INDIANS OF IRA TOWNSHIP, written by Mildred SchmidtThe Bay area was home to Indians from earliest times. The Indians referred to as Paleo Indians are believed to have hunted and fished here during the warmer months and then to have migrated northward with the game. There is also evidence in the area of the existence of Woodland Indians prior to 1450. The Indians commonly associated with this part of Michigan are the Chippewa, known also as the Ojibway or Anishinabek. They were possibly originally from the St. Lawrence area, having begun theirmigration during the tenth century. There was little Indian activity in the area until shortly after the founding of Detroit in 1701.The Chippewa lived in villages by clans named for animals. Their way of life demanded mobility. During much of the year, small family groups, or villages, hunted game and gathered wild plants. In late summeror early fall, the fishing season, many clans came together along the shoreline. At the end of the fishing season, the clans separated for the winter hunt.Because of the concentration of Indians in the Bay area, they were drawn into the French and Indian Warand the American Revolution. Because Chief Pontiac had near dictatorial powers over all Indians of southeastern Michigan, it is most likely that any Indian living in the Bay area would have participated in the attack on Detroit.As the result of treaties made between Indians and the Federal Government following the American Revolution and the War of 1812, a large part of the township was set up as a reservation. It extended from Lake St. Clair into the lower tier of sections of Casco Township. There were apparently two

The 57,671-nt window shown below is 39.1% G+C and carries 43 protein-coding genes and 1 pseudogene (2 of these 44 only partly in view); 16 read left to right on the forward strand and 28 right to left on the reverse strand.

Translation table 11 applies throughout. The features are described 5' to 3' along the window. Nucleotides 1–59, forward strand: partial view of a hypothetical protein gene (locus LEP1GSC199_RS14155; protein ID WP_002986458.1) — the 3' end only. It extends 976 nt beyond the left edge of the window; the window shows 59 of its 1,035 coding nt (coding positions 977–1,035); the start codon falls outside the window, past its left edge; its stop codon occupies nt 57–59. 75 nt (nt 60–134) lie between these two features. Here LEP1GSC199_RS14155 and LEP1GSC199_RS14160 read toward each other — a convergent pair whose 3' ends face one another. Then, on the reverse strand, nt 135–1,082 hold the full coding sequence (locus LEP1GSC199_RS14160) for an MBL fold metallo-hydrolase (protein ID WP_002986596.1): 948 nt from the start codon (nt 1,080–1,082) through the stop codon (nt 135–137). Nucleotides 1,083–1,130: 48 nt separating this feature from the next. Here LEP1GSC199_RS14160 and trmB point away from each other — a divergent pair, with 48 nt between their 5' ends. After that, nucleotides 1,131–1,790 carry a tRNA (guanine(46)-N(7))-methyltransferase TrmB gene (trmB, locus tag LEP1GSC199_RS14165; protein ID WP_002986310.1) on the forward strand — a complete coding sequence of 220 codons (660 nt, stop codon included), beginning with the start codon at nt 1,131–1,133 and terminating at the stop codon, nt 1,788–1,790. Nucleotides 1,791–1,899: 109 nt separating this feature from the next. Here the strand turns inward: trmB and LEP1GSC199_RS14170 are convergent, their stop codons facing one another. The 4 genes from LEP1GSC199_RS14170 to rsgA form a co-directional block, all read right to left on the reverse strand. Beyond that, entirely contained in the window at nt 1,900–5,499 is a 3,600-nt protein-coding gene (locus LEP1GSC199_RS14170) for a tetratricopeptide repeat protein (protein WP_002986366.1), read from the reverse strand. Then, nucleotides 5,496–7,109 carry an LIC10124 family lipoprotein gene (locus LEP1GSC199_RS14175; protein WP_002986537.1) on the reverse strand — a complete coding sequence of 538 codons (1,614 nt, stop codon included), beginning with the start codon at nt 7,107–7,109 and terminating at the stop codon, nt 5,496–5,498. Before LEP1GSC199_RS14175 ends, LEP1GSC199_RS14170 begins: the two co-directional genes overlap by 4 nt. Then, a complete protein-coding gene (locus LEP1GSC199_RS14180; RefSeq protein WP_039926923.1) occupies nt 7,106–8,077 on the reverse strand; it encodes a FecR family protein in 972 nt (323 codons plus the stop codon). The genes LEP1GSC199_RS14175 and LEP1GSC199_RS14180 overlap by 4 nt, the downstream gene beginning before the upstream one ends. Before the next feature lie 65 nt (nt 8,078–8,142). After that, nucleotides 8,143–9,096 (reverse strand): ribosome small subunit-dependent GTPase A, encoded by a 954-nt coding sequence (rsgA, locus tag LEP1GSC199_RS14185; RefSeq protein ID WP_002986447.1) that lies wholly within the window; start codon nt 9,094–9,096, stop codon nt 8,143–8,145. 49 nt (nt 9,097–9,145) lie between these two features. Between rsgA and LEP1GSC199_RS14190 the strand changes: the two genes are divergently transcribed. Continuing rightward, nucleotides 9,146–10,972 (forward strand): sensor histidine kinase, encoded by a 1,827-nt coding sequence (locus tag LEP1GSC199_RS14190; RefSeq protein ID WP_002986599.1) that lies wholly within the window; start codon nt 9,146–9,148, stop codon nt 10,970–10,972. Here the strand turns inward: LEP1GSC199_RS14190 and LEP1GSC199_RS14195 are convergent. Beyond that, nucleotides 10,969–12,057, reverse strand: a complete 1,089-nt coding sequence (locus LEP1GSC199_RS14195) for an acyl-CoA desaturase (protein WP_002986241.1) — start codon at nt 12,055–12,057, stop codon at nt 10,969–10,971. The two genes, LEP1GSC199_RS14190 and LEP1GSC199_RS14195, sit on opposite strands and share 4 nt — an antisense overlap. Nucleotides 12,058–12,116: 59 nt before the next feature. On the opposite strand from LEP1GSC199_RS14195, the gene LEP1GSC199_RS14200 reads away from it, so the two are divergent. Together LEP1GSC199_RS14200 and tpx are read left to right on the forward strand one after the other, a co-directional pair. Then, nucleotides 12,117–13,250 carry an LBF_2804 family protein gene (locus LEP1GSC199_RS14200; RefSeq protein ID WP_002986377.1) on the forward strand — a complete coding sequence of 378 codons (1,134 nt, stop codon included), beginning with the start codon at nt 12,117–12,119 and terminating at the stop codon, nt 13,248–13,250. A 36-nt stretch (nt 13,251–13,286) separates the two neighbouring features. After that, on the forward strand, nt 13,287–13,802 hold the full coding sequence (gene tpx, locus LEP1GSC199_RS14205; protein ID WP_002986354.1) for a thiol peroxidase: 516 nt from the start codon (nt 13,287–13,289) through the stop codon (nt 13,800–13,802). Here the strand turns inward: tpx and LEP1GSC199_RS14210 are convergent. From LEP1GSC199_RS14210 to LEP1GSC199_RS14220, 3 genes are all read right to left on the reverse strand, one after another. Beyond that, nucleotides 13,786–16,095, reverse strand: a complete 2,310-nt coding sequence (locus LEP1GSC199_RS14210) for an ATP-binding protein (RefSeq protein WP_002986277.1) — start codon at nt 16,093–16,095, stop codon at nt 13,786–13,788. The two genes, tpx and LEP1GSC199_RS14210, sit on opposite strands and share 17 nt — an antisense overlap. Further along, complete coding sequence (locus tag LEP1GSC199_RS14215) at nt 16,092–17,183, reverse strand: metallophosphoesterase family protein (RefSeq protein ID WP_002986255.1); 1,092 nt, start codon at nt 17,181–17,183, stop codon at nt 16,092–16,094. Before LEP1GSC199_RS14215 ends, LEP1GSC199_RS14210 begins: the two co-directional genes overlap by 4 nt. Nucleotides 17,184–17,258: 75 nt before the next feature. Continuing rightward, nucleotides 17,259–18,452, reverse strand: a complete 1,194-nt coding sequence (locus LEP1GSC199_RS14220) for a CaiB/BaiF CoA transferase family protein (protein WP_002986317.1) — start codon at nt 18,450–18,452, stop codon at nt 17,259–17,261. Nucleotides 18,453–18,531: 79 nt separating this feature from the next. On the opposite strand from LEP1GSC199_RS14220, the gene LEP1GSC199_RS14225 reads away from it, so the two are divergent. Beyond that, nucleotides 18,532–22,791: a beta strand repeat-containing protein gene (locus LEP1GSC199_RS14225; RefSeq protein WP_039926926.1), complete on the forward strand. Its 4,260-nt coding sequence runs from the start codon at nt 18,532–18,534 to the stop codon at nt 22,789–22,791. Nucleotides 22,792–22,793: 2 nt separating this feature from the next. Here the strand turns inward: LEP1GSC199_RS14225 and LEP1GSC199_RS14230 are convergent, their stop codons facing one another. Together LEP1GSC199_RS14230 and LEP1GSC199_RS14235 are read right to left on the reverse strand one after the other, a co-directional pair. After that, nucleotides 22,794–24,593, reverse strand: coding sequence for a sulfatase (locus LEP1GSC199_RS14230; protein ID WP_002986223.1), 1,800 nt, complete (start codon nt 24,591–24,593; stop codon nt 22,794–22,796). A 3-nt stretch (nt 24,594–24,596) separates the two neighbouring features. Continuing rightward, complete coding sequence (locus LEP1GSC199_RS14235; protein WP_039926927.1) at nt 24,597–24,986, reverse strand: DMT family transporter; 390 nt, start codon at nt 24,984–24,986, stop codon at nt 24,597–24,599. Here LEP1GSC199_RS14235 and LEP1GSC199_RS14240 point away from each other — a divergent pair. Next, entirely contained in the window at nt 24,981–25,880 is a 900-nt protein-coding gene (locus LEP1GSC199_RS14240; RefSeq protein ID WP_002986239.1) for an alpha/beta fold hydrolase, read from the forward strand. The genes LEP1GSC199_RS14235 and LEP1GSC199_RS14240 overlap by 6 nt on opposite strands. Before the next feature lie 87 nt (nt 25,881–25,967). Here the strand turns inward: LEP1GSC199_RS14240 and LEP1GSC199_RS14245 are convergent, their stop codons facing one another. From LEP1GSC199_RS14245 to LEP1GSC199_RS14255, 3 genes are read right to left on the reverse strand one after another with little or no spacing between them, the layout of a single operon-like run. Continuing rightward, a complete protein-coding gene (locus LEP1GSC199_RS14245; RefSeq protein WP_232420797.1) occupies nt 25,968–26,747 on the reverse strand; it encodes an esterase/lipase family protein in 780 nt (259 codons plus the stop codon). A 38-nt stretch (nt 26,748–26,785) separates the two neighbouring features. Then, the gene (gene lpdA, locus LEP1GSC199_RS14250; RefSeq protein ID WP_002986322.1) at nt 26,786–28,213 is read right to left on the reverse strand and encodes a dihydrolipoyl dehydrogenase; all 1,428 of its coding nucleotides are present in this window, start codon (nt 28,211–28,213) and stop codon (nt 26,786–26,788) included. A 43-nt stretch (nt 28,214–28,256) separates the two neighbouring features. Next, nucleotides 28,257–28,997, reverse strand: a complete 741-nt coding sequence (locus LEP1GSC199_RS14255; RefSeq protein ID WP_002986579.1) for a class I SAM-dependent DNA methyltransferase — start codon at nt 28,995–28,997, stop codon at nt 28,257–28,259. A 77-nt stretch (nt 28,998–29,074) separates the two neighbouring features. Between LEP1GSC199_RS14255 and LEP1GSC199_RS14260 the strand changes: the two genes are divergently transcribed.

You've reached the end of your free preview.
Want to read all 3 pages?
- Fall '15
- History, Bay Area, anchor bay, ANCHOR BAY BEACON